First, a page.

Coronavirus concerns could mean a robot will be cooking your White Castle fries or perhaps assembling your salad.
Cooking robots are in growing demand as virus-wary kitchens try to put some distance between workers and customers. This fall, the White Castle burger chain will test a robot arm that can cook french fries and other foods. The robot, dubbed Flippy, is made by Miso Robotics.
White Castle had been discussing a Miso partnership for about a year, but talks accelerated after COVID-19 struck, White Castle Vice President Jamie Richardson told the Associated Press. Richardson said the robot can free up employees for other tasks like disinfecting tables or deliveringy orders. “The world’s just reshaped in terms of thoughts around food safety,” he said.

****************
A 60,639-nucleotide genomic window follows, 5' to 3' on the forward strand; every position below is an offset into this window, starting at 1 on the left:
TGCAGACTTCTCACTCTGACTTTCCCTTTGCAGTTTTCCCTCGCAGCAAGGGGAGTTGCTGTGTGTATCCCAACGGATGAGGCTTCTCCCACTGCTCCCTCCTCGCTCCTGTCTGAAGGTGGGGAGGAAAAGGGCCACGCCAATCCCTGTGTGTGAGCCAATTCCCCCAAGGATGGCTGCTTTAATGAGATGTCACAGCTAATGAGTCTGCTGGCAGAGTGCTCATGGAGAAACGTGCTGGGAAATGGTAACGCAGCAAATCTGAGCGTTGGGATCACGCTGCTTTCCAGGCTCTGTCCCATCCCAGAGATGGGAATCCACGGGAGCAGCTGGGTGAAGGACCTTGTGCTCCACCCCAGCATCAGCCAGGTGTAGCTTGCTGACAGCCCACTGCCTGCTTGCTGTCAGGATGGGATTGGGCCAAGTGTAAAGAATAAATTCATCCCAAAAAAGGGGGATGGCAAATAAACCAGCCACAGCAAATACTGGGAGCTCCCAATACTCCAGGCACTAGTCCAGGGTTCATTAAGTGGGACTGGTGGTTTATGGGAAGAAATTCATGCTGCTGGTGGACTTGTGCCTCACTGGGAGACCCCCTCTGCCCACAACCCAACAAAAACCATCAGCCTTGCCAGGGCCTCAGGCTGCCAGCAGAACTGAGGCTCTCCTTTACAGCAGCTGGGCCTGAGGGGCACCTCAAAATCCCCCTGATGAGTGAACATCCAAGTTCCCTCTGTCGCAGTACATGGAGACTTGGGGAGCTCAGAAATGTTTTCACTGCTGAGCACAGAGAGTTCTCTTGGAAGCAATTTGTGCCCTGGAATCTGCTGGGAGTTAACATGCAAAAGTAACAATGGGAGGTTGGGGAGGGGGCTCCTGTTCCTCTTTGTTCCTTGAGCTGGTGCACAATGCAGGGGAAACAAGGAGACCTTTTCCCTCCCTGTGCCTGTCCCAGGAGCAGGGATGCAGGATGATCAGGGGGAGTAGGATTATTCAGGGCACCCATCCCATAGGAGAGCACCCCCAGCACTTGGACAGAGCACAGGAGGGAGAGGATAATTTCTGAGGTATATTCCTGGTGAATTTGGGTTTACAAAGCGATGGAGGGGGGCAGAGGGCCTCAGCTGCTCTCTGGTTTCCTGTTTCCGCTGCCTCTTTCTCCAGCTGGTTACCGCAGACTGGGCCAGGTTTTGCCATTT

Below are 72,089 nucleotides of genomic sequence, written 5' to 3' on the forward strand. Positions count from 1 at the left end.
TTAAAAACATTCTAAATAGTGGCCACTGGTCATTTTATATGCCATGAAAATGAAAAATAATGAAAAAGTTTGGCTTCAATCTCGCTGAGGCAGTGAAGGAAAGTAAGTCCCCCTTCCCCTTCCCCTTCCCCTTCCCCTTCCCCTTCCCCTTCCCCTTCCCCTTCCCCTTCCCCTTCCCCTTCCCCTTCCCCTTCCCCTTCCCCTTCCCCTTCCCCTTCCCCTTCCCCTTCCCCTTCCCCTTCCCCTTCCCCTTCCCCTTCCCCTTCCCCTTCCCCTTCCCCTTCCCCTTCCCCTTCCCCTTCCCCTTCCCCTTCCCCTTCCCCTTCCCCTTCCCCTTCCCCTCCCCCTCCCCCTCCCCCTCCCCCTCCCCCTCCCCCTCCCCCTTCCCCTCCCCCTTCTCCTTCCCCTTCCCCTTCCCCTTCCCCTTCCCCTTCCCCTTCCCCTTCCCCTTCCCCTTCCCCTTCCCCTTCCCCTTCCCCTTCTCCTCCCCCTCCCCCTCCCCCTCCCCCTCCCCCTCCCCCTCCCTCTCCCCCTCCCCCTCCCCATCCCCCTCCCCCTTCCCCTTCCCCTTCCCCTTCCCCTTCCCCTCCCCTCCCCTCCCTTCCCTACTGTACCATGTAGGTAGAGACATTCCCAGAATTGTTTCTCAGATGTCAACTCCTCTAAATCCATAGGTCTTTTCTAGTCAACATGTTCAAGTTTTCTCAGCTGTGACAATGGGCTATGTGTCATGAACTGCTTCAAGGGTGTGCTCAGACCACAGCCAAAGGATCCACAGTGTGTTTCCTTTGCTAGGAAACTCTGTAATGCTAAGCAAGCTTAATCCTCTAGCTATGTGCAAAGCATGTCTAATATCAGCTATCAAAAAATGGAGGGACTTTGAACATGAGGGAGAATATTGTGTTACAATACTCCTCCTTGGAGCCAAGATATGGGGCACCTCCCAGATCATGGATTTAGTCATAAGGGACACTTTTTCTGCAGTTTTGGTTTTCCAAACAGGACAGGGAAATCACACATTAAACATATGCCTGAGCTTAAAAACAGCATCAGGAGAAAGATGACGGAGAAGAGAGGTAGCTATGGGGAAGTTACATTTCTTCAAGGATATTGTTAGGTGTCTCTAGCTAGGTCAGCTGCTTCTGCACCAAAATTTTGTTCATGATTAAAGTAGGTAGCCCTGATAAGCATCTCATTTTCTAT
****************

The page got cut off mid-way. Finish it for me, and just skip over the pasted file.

Robotic food service was a trend even before the pandemic, as hospitals, campus cafeterias and others tried to meet demand for fresh, customized options 24 hours a day while keeping labor costs in check. Now, some say, robots may shift from a novelty to a necessity.
As salad bars shut down, Chowbotics started getting more inquiries about Sally, a refrigerator-sized robot that can whip up a variety of salads and bowls from 22 prepared ingredients stored inside it. Sally can make around 65 bowls before kitchen workers need to refill the ingredients.
Prior to this year, Chowbotics had sold around 125 of its $35,000 robots, primarily to hospitals and colleges. But sales have jumped more than 60% this year, CEO Rick Wilmer said.
Miso Robotics CEO Buck Jordan said fast-food restaurants are already having trouble finding workers, due in part to a shrinking population of young workers.
“It’s our contention that automation is not a choice,” Jordan said. “You must automate in order to survive the future.”